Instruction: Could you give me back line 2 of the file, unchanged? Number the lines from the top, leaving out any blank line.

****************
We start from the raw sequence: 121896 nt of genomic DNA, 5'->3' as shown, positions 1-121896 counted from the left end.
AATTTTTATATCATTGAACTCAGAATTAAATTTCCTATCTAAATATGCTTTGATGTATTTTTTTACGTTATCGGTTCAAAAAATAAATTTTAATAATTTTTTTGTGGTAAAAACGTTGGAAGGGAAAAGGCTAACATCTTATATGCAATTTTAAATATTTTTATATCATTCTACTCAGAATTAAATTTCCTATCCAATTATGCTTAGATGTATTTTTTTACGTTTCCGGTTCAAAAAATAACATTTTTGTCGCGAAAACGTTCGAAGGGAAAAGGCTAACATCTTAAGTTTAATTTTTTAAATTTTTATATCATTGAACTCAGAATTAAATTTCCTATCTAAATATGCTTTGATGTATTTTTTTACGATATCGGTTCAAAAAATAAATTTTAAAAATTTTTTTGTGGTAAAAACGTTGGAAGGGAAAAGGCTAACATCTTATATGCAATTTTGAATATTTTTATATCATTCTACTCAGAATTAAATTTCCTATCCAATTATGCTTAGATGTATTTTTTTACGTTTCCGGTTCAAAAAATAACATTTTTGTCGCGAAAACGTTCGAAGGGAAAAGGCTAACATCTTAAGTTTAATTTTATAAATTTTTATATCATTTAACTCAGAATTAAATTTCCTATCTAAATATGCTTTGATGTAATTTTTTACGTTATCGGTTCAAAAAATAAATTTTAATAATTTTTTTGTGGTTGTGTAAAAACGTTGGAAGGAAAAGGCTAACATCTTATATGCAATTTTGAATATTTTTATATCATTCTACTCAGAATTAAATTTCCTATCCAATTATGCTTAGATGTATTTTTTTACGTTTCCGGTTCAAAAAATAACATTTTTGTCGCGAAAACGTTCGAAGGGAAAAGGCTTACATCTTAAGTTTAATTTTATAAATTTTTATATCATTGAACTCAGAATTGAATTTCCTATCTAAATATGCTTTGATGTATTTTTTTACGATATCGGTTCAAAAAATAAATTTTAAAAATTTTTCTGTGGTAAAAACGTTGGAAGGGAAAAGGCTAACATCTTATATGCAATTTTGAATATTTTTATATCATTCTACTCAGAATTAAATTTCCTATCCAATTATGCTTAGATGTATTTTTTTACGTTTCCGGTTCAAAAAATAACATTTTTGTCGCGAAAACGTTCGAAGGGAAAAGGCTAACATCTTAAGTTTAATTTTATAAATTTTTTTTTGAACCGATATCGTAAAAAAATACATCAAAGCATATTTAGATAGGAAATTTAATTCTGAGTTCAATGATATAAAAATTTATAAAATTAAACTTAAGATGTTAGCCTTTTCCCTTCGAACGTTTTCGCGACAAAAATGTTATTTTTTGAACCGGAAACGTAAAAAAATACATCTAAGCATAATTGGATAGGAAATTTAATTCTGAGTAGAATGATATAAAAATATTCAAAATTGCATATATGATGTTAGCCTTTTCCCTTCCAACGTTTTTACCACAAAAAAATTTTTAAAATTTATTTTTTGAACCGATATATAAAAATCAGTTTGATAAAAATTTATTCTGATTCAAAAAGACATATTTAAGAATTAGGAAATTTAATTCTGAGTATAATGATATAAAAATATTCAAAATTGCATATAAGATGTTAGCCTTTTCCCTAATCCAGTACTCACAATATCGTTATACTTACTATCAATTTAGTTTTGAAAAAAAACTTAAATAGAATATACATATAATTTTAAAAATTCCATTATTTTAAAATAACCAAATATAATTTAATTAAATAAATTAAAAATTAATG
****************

AATTTTTATATCATTGAACTCAGAATTAAATTTCCTATCTAAATATGCTTTGATGTATTTTTTTACGTTATCGGTTCAAAAAATAAATTTTAATAATTTTTTTGTGGTAAAAACGTTGGAAGGGAAAAGGCTAACATCTTATATGCAATTTTAAATATTTTTATATCATTCTACTCAGAATTAAATTTCCTATCCAATTATGCTTAGATGTATTTTTTTACGTTTCCGGTTCAAAAAATAACATTTTTGTCGCGAAAACGTTCGAAGGGAAAAGGCTAACATCTTAAGTTTAATTTTTTAAATTTTTATATCATTGAACTCAGAATTAAATTTCCTATCTAAATATGCTTTGATGTATTTTTTTACGATATCGGTTCAAAAAATAAATTTTAAAAATTTTTTTGTGGTAAAAACGTTGGAAGGGAAAAGGCTAACATCTTATATGCAATTTTGAATATTTTTATATCATTCTACTCAGAATTAAATTTCCTATCCAATTATGCTTAGATGTATTTTTTTACGTTTCCGGTTCAAAAAATAACATTTTTGTCGCGAAAACGTTCGAAGGGAAAAGGCTAACATCTTAAGTTTAATTTTATAAATTTTTATATCATTTAACTCAGAATTAAATTTCCTATCTAAATATGCTTTGATGTAATTTTTTACGTTATCGGTTCAAAAAATAAATTTTAATAATTTTTTTGTGGTTGTGTAAAAACGTTGGAAGGAAAAGGCTAACATCTTATATGCAATTTTGAATATTTTTATATCATTCTACTCAGAATTAAATTTCCTATCCAATTATGCTTAGATGTATTTTTTTACGTTTCCGGTTCAAAAAATAACATTTTTGTCGCGAAAACGTTCGAAGGGAAAAGGCTTACATCTTAAGTTTAATTTTATAAATTTTTATATCATTGAACTCAGAATTGAATTTCCTATCTAAATATGCTTTGATGTATTTTTTTACGATATCGGTTCAAAAAATAAATTTTAAAAATTTTTCTGTGGTAAAAACGTTGGAAGGGAAAAGGCTAACATCTTATATGCAATTTTGAATATTTTTATATCATTCTACTCAGAATTAAATTTCCTATCCAATTATGCTTAGATGTATTTTTTTACGTTTCCGGTTCAAAAAATAACATTTTTGTCGCGAAAACGTTCGAAGGGAAAAGGCTAACATCTTAAGTTTAATTTTATAAATTTTTTTTTGAACCGATATCGTAAAAAAATACATCAAAGCATATTTAGATAGGAAATTTAATTCTGAGTTCAATGATATAAAAATTTATAAAATTAAACTTAAGATGTTAGCCTTTTCCCTTCGAACGTTTTCGCGACAAAAATGTTATTTTTTGAACCGGAAACGTAAAAAAATACATCTAAGCATAATTGGATAGGAAATTTAATTCTGAGTAGAATGATATAAAAATATTCAAAATTGCATATATGATGTTAGCCTTTTCCCTTCCAACGTTTTTACCACAAAAAAATTTTTAAAATTTATTTTTTGAACCGATATATAAAAATCAGTTTGATAAAAATTTATTCTGATTCAAAAAGACATATTTAAGAATTAGGAAATTTAATTCTGAGTATAATGATATAAAAATATTCAAAATTGCATATAAGATGTTAGCCTTTTCCCTAATCCAGTACTCACAATATCGTTATACTTACTATCAATTTAGTTTTGAAAAAAAACTTAAATAGAATATACATATAATTTTAAAAATTCCATTATTTTAAAATAACCAAATATAATTTAATTAAATAAATTAAAAATTAATG